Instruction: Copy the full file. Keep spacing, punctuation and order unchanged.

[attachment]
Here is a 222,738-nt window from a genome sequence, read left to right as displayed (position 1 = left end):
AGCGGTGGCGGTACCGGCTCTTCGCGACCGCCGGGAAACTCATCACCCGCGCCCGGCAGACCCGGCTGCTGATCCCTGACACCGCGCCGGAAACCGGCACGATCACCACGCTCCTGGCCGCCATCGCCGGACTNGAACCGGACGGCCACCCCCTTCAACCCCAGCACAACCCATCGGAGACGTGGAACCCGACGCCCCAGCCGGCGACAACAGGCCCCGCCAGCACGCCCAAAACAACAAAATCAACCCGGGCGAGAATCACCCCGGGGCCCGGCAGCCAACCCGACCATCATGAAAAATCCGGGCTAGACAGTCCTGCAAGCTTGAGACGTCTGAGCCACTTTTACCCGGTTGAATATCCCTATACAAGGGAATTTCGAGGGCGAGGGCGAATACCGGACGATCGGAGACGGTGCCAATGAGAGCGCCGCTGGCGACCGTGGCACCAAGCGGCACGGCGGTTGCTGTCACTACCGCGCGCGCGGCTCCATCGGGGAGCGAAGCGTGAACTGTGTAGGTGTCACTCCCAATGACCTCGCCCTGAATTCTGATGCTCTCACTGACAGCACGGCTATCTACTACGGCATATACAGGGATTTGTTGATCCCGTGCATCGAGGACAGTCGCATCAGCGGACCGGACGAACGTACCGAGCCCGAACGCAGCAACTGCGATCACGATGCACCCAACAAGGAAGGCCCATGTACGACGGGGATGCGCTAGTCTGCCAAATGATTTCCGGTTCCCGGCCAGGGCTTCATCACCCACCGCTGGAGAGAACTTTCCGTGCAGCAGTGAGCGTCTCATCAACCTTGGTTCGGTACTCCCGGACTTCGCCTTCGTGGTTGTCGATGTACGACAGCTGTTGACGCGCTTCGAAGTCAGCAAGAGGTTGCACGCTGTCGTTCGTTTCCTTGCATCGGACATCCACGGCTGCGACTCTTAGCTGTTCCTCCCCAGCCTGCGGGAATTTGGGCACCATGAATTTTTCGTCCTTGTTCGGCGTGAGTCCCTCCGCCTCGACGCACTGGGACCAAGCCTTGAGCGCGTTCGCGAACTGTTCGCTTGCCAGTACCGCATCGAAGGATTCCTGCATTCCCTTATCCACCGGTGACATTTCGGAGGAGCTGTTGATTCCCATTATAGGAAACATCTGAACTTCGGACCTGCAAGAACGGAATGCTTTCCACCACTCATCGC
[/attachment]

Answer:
Here is a 222,738-nt window from a genome sequence, read left to right as displayed (position 1 = left end):
AGCGGTGGCGGTACCGGCTCTTCGCGACCGCCGGGAAACTCATCACCCGCGCCCGGCAGACCCGGCTGCTGATCCCTGACACCGCGCCGGAAACCGGCACGATCACCACGCTCCTGGCCGCCATCGCCGGACTNGAACCGGACGGCCACCCCCTTCAACCCCAGCACAACCCATCGGAGACGTGGAACCCGACGCCCCAGCCGGCGACAACAGGCCCCGCCAGCACGCCCAAAACAACAAAATCAACCCGGGCGAGAATCACCCCGGGGCCCGGCAGCCAACCCGACCATCATGAAAAATCCGGGCTAGACAGTCCTGCAAGCTTGAGACGTCTGAGCCACTTTTACCCGGTTGAATATCCCTATACAAGGGAATTTCGAGGGCGAGGGCGAATACCGGACGATCGGAGACGGTGCCAATGAGAGCGCCGCTGGCGACCGTGGCACCAAGCGGCACGGCGGTTGCTGTCACTACCGCGCGCGCGGCTCCATCGGGGAGCGAAGCGTGAACTGTGTAGGTGTCACTCCCAATGACCTCGCCCTGAATTCTGATGCTCTCACTGACAGCACGGCTATCTACTACGGCATATACAGGGATTTGTTGATCCCGTGCATCGAGGACAGTCGCATCAGCGGACCGGACGAACGTACCGAGCCCGAACGCAGCAACTGCGATCACGATGCACCCAACAAGGAAGGCCCATGTACGACGGGGATGCGCTAGTCTGCCAAATGATTTCCGGTTCCCGGCCAGGGCTTCATCACCCACCGCTGGAGAGAACTTTCCGTGCAGCAGTGAGCGTCTCATCAACCTTGGTTCGGTACTCCCGGACTTCGCCTTCGTGGTTGTCGATGTACGACAGCTGTTGACGCGCTTCGAAGTCAGCAAGAGGTTGCACGCTGTCGTTCGTTTCCTTGCATCGGACATCCACGGCTGCGACTCTTAGCTGTTCCTCCCCAGCCTGCGGGAATTTGGGCACCATGAATTTTTCGTCCTTGTTCGGCGTGAGTCCCTCCGCCTCGACGCACTGGGACCAAGCCTTGAGCGCGTTCGCGAACTGTTCGCTTGCCAGTACCGCATCGAAGGATTCCTGCATTCCCTTATCCACCGGTGACATTTCGGAGGAGCTGTTGATTCCCATTATAGGAAACATCTGAACTTCGGACCTGCAAGAACGGAATGCTTTCCACCACTCATCGC